Yes, even after a vasectomy the body continues to produce sperm; however, following vasectomy, sperm are blocked from leaving the testicles. Learn more about vasectomy>>

Patients will experience mild pain and some swelling of the scrotum following vasectomy reversal. Pain medications will be prescribed for use, as needed.

In general, about 85-95% of men who undergo a vasectomy reversal have return of sperm after the procedure. The chance of spontaneous pregnancy; however, is lower. Learn more about our vasectomy reversal success rate>>

Six to eight weeks following surgery, you will return to Advanced Urology for a sperm count.

Three to four weeks following surgery, most men can return to regular sexual activity.

Yes. Approximately 15% of successful vasectomy reversals can close up due to delayed scarring. We recommend freezing sperm after a successful reversal has been confirmed.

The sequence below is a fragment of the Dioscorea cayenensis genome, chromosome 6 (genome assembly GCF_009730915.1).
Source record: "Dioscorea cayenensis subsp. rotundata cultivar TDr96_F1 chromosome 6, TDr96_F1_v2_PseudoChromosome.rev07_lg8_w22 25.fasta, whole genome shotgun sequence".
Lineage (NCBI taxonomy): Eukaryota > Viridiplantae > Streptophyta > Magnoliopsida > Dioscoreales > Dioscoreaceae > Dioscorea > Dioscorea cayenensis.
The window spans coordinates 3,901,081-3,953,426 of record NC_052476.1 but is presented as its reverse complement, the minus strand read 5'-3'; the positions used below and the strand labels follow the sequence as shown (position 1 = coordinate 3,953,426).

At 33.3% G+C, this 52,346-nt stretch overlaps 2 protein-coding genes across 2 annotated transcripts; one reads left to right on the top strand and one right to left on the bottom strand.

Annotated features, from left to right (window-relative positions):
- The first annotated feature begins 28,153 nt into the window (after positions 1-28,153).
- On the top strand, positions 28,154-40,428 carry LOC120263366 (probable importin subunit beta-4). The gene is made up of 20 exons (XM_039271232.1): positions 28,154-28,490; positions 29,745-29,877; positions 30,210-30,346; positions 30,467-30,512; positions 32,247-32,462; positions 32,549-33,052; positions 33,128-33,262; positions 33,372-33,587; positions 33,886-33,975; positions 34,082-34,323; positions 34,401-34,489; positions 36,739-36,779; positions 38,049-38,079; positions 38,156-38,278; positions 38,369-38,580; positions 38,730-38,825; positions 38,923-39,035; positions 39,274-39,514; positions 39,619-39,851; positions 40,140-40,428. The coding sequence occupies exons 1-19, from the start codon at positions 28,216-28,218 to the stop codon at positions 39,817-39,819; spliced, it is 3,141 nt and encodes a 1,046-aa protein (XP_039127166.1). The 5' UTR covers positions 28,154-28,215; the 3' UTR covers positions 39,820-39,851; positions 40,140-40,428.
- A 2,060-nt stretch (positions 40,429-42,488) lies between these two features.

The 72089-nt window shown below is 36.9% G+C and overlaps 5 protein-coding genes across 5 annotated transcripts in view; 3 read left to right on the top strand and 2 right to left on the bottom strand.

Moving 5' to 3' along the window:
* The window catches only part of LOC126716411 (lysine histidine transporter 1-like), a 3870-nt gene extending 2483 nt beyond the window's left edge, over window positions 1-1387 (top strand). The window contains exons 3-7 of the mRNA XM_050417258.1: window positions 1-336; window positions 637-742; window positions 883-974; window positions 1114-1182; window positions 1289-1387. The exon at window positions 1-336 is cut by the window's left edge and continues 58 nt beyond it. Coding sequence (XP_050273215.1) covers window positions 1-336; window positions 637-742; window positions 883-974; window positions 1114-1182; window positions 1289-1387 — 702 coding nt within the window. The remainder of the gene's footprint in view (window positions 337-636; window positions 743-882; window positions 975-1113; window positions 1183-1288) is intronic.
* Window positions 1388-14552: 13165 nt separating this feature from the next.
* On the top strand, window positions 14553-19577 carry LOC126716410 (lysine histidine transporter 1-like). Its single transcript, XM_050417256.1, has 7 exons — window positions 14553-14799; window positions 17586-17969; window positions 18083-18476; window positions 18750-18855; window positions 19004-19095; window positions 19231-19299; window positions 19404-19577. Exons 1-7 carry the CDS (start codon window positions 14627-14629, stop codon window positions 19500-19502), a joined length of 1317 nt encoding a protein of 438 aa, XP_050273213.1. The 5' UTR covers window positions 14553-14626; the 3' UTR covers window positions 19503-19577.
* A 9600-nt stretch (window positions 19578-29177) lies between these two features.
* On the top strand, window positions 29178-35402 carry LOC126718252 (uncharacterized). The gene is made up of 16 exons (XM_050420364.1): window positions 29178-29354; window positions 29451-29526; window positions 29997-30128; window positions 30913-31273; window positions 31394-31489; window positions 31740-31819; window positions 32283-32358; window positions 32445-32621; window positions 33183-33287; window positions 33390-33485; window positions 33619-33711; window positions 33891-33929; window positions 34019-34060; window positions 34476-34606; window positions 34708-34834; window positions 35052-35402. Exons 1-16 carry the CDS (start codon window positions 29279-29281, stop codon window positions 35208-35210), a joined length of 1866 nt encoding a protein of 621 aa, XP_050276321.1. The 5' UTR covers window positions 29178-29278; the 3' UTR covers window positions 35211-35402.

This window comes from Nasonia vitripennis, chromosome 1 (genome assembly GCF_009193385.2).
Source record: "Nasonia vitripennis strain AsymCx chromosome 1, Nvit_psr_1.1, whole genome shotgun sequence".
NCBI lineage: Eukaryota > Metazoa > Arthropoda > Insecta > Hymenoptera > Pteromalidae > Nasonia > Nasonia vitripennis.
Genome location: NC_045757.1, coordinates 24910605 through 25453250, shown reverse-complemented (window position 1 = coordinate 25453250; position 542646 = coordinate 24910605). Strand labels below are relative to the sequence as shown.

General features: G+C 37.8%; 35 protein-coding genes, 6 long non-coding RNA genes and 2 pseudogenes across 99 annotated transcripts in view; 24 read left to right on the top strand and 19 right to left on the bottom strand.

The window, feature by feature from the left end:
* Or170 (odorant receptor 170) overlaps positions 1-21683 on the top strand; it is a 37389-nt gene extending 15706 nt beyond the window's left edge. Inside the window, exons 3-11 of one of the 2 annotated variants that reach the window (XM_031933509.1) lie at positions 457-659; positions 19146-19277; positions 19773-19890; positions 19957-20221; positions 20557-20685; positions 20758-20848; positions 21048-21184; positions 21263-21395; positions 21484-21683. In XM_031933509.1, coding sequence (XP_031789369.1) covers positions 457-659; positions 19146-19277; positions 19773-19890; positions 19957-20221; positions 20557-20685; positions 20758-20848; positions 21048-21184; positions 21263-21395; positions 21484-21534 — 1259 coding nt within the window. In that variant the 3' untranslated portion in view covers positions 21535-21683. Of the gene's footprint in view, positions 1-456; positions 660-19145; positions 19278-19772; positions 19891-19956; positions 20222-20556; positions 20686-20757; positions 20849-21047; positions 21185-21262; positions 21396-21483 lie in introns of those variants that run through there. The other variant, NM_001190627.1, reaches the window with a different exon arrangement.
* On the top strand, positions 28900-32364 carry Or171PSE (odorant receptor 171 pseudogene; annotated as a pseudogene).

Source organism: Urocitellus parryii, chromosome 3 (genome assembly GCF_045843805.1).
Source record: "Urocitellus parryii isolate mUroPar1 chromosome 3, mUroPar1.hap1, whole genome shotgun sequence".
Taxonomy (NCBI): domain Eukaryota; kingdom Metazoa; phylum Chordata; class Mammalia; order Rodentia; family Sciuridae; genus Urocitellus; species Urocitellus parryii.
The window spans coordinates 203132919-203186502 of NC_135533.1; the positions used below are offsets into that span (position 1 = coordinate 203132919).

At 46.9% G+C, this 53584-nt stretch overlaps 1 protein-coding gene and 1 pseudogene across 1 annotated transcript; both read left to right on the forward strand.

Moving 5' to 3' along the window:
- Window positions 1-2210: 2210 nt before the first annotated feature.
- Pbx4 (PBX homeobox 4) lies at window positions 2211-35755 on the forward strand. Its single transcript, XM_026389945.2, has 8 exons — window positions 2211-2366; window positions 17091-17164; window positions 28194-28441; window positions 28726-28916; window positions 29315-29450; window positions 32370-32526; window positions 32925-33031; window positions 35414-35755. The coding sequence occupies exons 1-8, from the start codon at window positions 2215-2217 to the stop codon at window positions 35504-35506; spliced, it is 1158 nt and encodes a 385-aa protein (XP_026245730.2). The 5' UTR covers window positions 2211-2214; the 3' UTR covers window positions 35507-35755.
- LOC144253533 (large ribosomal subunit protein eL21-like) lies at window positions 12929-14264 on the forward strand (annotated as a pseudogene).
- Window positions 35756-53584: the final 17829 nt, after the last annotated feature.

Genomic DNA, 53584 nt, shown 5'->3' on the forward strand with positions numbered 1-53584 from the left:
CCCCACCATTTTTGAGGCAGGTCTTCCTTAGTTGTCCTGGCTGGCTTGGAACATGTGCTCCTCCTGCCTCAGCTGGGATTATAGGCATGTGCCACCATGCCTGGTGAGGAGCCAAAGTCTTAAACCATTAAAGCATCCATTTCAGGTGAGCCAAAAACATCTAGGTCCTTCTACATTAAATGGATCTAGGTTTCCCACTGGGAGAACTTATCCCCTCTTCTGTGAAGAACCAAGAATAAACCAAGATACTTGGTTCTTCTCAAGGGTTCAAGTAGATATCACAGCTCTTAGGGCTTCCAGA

Yes; however, the chances of success are lower due to scarring from multiple surgeries. Men who have had unsuccessful vasectomy reversals may need to consider In Vitro Fertilization (IVF) and sperm harvesting.

Yes. If you and your partner are considering In Vitro Fertilization (IVF) in case of a failed reversal, it is a good idea to arrange for sperm harvesting at the time of the reversal. Please note, harvesting needs to be arranged at the time of surgery scheduling and there are additional costs involved.

Sperm harvested during a vasectomy reversal can only be used for In Vitro Fertilization (IVF), not intrauterine insemination (IUI).